Nissan developing an electric car that powers homes

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Leaf electric car

The Nissan Leaf electric car -- and a home power generator. Image: Tom Raftery/Flickr/CC BY-SA

Nissan is working to make its eco-friendly Leaf car into an alternate power source for homes in times of emergency. The Japanese car maker is developing the technology as it simultaneously attempts to gear back up to full production after the country was devastated by severe natural disasters in March.

A pure electric car

The Leaf went on sale last December. It is a fully electric car that runs solely on battery power. Most cars labeled as eco-friendly, like the Chevrolet Volt, are hybrids.  They use batteries backed up by a gas-powered generator. The Leaf uses a high-performance, 24kwh lithium-ion battery and sells for about 2.98 million yen, or about $37,000.

A Leaf instead of a generator

Nissan president Carlos Ghosn reported that the car maker is working to equip its Leaf EVs (Electronic Vehicles) with the technology to feed power into private homes. The company hopes to have the new cars in showrooms within a year.

The recent earthquake and tsunami destruction in Japan has piqued interest in the vehicle. Nissan’s head of zero-emissions vehicles, Hideaki Watanabe, reported, “Some people are saying that instead of installing a generator, they would just buy a Leaf.” Household storage batteries with capacity comparable to that of the Leaf currently sell for about 2 million yen, about $25,000 U.S., in Japan.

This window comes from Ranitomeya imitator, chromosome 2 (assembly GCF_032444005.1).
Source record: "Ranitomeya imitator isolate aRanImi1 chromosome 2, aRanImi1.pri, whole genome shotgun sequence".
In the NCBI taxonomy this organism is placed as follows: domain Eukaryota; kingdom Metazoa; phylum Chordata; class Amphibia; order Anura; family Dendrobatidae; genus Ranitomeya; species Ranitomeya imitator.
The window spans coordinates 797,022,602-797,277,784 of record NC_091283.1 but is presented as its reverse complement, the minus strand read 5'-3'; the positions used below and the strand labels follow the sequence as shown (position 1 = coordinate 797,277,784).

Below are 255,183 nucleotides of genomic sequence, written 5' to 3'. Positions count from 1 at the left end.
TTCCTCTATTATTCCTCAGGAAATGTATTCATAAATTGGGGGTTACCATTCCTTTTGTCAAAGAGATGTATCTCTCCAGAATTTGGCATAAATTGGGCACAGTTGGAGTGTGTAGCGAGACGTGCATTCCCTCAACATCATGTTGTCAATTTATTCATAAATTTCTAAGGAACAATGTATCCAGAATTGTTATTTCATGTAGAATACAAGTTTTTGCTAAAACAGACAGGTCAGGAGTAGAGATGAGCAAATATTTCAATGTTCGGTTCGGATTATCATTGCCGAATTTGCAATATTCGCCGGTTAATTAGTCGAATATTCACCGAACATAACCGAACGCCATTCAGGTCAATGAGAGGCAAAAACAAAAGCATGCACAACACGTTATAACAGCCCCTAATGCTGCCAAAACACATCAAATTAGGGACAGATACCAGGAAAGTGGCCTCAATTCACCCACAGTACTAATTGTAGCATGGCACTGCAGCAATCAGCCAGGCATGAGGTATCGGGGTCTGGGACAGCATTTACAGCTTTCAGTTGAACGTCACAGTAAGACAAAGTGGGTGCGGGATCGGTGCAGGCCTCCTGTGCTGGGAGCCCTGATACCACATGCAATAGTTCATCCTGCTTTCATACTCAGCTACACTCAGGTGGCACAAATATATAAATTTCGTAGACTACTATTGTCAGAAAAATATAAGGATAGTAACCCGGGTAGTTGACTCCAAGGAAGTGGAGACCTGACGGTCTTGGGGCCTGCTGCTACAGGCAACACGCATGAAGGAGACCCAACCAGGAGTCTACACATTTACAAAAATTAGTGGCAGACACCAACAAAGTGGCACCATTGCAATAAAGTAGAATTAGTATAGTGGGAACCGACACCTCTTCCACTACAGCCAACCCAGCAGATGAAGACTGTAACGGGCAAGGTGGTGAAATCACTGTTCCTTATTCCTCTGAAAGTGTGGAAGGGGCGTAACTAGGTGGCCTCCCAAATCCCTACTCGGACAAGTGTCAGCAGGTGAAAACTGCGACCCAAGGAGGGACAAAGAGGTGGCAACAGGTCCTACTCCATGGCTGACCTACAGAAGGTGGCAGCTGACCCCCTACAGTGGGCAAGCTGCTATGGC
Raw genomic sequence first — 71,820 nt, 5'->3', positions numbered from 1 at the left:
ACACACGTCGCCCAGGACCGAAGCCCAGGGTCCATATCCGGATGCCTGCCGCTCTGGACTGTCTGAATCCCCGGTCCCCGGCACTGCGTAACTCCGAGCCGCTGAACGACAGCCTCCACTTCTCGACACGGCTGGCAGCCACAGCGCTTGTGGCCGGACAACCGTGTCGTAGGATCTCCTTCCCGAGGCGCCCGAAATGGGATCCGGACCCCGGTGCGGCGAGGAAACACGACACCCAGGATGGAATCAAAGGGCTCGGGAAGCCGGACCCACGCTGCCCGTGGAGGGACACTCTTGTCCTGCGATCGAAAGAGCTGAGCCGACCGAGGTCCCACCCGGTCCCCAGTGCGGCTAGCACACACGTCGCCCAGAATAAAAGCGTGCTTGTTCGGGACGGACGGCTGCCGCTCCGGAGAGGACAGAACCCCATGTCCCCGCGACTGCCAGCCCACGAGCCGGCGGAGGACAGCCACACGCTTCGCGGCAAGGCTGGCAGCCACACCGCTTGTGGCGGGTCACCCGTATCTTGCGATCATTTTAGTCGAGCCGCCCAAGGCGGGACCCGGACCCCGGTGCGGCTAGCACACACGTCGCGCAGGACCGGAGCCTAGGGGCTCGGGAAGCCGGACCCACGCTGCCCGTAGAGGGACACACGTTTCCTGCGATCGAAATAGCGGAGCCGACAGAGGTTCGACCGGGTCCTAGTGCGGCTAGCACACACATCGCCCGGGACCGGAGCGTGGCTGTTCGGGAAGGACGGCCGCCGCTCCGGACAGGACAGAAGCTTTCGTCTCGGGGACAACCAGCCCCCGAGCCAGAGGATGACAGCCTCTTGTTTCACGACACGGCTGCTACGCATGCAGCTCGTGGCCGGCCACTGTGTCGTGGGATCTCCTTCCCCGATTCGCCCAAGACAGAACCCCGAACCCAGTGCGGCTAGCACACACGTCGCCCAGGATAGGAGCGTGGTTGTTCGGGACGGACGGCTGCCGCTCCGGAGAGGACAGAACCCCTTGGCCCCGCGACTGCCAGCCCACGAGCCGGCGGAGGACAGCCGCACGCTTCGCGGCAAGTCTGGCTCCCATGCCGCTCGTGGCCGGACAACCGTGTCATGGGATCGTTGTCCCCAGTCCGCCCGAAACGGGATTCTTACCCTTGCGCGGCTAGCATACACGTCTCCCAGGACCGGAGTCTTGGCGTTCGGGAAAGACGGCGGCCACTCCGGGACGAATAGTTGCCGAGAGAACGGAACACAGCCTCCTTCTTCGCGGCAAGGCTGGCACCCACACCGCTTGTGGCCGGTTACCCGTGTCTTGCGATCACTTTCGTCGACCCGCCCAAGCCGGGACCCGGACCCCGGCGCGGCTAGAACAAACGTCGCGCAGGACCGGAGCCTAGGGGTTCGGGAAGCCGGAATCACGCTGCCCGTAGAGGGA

The Leaf battery reportedly will store 24 kilowatt hours, which is sufficient to run the average U.S. home for one day. In times of emergency — power outages for example — the car could be used to charge the next day’s power overnight.

Charge units not yet available here

Nissan hopes to market the home-powering cars without the addition of more hardware. One option, according to Watanabe, is to connect the car to the home via Nissan’s quick-charge unit, which restores about 80 percent power in 30 minutes. It takes a normal outlet about 20 hours to charge the car. So far, the quick-charge units are only available in Japan and run about $15,000. Watanabe hopes to get that cost down to about $10,000.

Plant opening pushed back

About 7,600 Leafs have been sold to date, and about 2,000 of those went to U.S. car owners. The recent disasters in Japan, however, greatly slowed production and may delay the plans to open a U.S. production plant in Smyrna, Tenn. That opening has now been tentatively pushed back to late next year. “Because of the earthquake, it’s putting us in a difficult situation,” says Watanabe. “But we’re not giving up yet,” he said.

Sources

Auto News
Business Link Japan
Detroit Free Press

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